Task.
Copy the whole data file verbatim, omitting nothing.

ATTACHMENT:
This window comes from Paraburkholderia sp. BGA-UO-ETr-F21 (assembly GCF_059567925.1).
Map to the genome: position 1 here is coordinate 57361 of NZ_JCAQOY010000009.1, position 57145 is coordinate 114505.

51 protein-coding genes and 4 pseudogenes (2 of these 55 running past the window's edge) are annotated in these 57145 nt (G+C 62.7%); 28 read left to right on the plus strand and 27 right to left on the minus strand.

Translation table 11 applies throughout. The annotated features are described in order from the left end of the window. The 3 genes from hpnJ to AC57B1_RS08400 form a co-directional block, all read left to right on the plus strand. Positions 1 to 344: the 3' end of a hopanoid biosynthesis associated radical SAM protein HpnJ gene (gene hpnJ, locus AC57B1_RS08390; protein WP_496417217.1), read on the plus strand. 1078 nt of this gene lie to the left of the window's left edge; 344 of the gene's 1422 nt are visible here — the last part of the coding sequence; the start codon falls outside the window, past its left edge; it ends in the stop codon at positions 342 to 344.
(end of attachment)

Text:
This window comes from Paraburkholderia sp. BGA-UO-ETr-F21 (assembly GCF_059567925.1).
Map to the genome: position 1 here is coordinate 57361 of NZ_JCAQOY010000009.1, position 57145 is coordinate 114505.

51 protein-coding genes and 4 pseudogenes (2 of these 55 running past the window's edge) are annotated in these 57145 nt (G+C 62.7%); 28 read left to right on the plus strand and 27 right to left on the minus strand.

Translation table 11 applies throughout. The annotated features are described in order from the left end of the window. The 3 genes from hpnJ to AC57B1_RS08400 form a co-directional block, all read left to right on the plus strand. Positions 1 to 344: the 3' end of a hopanoid biosynthesis associated radical SAM protein HpnJ gene (gene hpnJ, locus AC57B1_RS08390; protein WP_496417217.1), read on the plus strand. 1078 nt of this gene lie to the left of the window's left edge; 344 of the gene's 1422 nt are visible here — the last part of the coding sequence; the start codon falls outside the window, past its left edge; it ends in the stop codon at positions 342 to 344.